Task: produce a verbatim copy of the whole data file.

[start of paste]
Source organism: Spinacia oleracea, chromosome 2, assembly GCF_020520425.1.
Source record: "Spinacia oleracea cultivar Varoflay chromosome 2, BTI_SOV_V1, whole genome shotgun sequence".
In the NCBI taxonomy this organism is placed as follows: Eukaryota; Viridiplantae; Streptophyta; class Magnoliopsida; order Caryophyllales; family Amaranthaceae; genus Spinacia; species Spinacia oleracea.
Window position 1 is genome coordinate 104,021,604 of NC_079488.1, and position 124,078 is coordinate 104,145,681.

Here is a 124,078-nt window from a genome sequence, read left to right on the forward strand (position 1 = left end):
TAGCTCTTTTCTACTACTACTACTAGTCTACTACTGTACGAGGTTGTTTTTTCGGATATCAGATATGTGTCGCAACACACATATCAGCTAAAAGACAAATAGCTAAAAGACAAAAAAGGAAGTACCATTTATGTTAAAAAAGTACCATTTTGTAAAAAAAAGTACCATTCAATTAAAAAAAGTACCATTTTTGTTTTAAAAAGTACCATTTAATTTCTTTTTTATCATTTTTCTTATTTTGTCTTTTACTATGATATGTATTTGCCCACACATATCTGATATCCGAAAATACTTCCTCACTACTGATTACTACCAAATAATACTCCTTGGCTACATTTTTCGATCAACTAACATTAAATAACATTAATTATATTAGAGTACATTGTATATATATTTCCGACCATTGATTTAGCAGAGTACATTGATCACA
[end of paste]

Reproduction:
Source organism: Spinacia oleracea, chromosome 2, assembly GCF_020520425.1.
Source record: "Spinacia oleracea cultivar Varoflay chromosome 2, BTI_SOV_V1, whole genome shotgun sequence".
In the NCBI taxonomy this organism is placed as follows: Eukaryota; Viridiplantae; Streptophyta; class Magnoliopsida; order Caryophyllales; family Amaranthaceae; genus Spinacia; species Spinacia oleracea.
Window position 1 is genome coordinate 104,021,604 of NC_079488.1, and position 124,078 is coordinate 104,145,681.

Here is a 124,078-nt window from a genome sequence, read left to right on the forward strand (position 1 = left end):
TAGCTCTTTTCTACTACTACTACTAGTCTACTACTGTACGAGGTTGTTTTTTCGGATATCAGATATGTGTCGCAACACACATATCAGCTAAAAGACAAATAGCTAAAAGACAAAAAAGGAAGTACCATTTATGTTAAAAAAGTACCATTTTGTAAAAAAAAGTACCATTCAATTAAAAAAAGTACCATTTTTGTTTTAAAAAGTACCATTTAATTTCTTTTTTATCATTTTTCTTATTTTGTCTTTTACTATGATATGTATTTGCCCACACATATCTGATATCCGAAAATACTTCCTCACTACTGATTACTACCAAATAATACTCCTTGGCTACATTTTTCGATCAACTAACATTAAATAACATTAATTATATTAGAGTACATTGTATATATATTTCCGACCATTGATTTAGCAGAGTACATTGATCACA